It’s not fair. How often have you heard that? Or thought it? Or said it?
Seems like we hear it a lot lately, especially in the negative, and almost as an accusation.
Fairness seems to be something we seek, but I wonder if we really know what it is we’re looking for. Just, equal, impartial and deserving are words we often use to define it, but I wonder if we really mean that. It’s hard to be objective about those things when we’ve already been influenced by so many variables like desire, personal and societal values and structures — especially when it comes to things like work ethic — not to mention power and our understanding of things like empathy and compassion. Or the absence of them.
And then there’s comparison and competition. Why’s this happening to me? Why didn’t I get the same deal as someone else? Why isn’t my work/time/product worth more?
The world’s a very conflicted place right now and it feels like we’re leading more with hostility and aggression than anything else. When we do that, I think we can become even more subjective about our sense of fairness.
Jesus has an interesting perspective. I don’t think Jesus is as concerned with what we’d call fairness as he is with the fundamentals of what should — that’s should — make it: justice, equity, respect, self worth. I think Jesus is also inclined to employ empathy and compassion instead of comparison and competition.
That’s not to say that Jesus isn’t very much aware of what we think about fairness and those ways we might perceive it. That’s why he’s always trying to poke a stick in them, if not completely up ending them or tearing them down.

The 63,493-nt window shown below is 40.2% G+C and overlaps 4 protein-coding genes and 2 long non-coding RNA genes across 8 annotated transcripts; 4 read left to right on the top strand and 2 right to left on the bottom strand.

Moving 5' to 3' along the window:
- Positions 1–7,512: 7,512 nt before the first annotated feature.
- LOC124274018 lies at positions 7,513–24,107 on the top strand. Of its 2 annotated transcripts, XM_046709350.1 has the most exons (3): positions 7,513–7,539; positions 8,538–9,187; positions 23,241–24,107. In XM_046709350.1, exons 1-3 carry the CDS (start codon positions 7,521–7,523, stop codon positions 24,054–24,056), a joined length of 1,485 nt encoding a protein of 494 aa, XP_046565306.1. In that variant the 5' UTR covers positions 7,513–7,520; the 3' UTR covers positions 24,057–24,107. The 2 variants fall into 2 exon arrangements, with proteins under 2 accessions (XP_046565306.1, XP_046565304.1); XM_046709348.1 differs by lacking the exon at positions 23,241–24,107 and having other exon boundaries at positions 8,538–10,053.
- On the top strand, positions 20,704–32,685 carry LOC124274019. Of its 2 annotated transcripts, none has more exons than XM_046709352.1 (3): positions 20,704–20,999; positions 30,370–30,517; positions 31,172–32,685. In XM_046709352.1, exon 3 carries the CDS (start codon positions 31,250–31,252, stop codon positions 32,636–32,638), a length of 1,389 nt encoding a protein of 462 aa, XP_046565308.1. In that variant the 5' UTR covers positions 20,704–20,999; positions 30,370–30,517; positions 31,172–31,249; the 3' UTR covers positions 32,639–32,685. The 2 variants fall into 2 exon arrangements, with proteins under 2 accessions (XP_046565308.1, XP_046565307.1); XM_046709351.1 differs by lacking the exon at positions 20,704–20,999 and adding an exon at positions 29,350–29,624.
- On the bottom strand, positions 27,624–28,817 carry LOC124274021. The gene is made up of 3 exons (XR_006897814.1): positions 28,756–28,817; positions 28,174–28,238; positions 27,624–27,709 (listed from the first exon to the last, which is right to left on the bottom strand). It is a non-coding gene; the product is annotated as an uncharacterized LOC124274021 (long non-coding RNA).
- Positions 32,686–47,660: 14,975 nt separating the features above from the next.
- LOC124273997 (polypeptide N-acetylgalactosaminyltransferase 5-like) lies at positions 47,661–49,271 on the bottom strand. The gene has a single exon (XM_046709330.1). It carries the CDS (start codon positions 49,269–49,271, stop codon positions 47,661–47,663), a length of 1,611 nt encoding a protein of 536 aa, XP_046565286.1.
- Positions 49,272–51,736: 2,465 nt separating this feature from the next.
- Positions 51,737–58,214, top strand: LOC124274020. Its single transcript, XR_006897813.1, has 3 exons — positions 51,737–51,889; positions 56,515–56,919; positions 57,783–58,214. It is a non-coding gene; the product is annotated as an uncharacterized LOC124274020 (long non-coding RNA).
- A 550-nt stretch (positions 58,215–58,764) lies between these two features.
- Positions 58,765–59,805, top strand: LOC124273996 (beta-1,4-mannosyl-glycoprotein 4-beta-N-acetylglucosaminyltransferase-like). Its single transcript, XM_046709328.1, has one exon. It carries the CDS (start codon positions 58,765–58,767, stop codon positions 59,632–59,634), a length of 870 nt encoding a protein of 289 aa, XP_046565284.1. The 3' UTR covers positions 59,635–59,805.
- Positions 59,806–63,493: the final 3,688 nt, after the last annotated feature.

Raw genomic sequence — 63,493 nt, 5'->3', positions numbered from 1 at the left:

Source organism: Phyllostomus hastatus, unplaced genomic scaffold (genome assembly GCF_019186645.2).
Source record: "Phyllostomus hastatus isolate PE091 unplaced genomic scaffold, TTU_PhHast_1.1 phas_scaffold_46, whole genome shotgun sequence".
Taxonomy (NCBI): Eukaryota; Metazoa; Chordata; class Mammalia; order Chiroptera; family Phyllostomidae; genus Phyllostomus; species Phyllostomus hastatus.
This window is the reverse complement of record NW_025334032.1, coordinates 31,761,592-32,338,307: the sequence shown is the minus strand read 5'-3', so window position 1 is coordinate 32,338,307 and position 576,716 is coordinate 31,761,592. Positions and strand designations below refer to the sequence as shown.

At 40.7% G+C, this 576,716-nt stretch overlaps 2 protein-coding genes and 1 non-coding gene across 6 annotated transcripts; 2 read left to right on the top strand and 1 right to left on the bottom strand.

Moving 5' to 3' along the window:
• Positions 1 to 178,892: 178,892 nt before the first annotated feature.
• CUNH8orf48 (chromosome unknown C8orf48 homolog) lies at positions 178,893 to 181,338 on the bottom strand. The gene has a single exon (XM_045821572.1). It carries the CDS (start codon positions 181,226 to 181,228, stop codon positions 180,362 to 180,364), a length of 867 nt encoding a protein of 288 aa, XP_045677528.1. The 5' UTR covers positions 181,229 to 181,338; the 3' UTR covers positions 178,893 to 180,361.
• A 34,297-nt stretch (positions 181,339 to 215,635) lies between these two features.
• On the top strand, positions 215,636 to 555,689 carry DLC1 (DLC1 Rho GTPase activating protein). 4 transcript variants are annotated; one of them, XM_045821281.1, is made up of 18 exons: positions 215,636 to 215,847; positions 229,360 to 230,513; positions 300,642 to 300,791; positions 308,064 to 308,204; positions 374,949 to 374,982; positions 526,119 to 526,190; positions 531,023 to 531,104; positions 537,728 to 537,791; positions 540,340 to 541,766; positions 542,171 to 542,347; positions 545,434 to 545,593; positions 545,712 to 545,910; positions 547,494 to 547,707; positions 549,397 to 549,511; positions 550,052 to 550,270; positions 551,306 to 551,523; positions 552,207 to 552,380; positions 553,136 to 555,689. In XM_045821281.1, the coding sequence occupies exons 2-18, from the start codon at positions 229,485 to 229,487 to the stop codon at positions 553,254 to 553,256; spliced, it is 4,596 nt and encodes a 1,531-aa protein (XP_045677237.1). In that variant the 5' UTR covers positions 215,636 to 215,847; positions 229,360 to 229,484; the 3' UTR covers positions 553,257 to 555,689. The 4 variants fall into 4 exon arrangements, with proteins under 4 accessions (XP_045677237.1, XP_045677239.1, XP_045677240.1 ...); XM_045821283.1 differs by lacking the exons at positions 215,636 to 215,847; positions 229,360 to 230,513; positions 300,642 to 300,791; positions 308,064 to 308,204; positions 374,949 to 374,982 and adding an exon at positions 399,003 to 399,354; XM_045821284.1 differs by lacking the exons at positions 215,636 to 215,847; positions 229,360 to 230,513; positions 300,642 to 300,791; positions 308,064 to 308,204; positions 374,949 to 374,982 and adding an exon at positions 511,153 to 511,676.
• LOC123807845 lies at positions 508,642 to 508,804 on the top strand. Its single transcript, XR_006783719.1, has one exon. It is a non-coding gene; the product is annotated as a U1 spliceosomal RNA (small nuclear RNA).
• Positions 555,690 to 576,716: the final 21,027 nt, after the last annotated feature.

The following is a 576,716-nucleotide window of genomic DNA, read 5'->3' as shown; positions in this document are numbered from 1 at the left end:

One of the ways I think Jesus does that is by talking about what he calls “the kingdom of heaven” and how it’s near, even here. See, I think what makes the kingdom of heaven so different from this one is that it’s made of those very fundamentals on which we should build things like fairness. That’s the things with which we build relationships. We started there, but the building took on a life of its own and became something else with comparison, competitiveness and all those structures, institutions and traditions we built. It became something that separates us, disconnects us, even breaks us.
Think of how often Jesus says “the kingdom of heaven is like …” and then tells a parable that points to that particular fundamental he’s illustrating. Take the story of the landowner who hires labourers to work in their vineyard (Matt. 20:1-16). They hire day labourers, but at different times of the day, working different hours, but, at the end of the day, pays them all the same. When those who worked the longest complain, the landowner simply says we had a deal and I can pay the other what I choose, even challenging them that they’re envious of the landowner’s generosity. “The last shall be first and the first, last,” they say. Things are turned upside down, it seems.
Yes, they are. There are a variety of interpretations of the parable, from religious to socio-economic and everything in between, but go to the fundamentals that make the kingdom of heaven — after all, this is what the kingdom of heaven is like. Everyone is offered what they need. Everyone is treated with equity. Everyone is offered grace, everyone is loved, just as they are, first at the gate or not. There’s no hierarchy, no structure, at that very basic level of being because that’s where we start. Jesus knows not everyone wants to go back there and acknowledges it’s hard.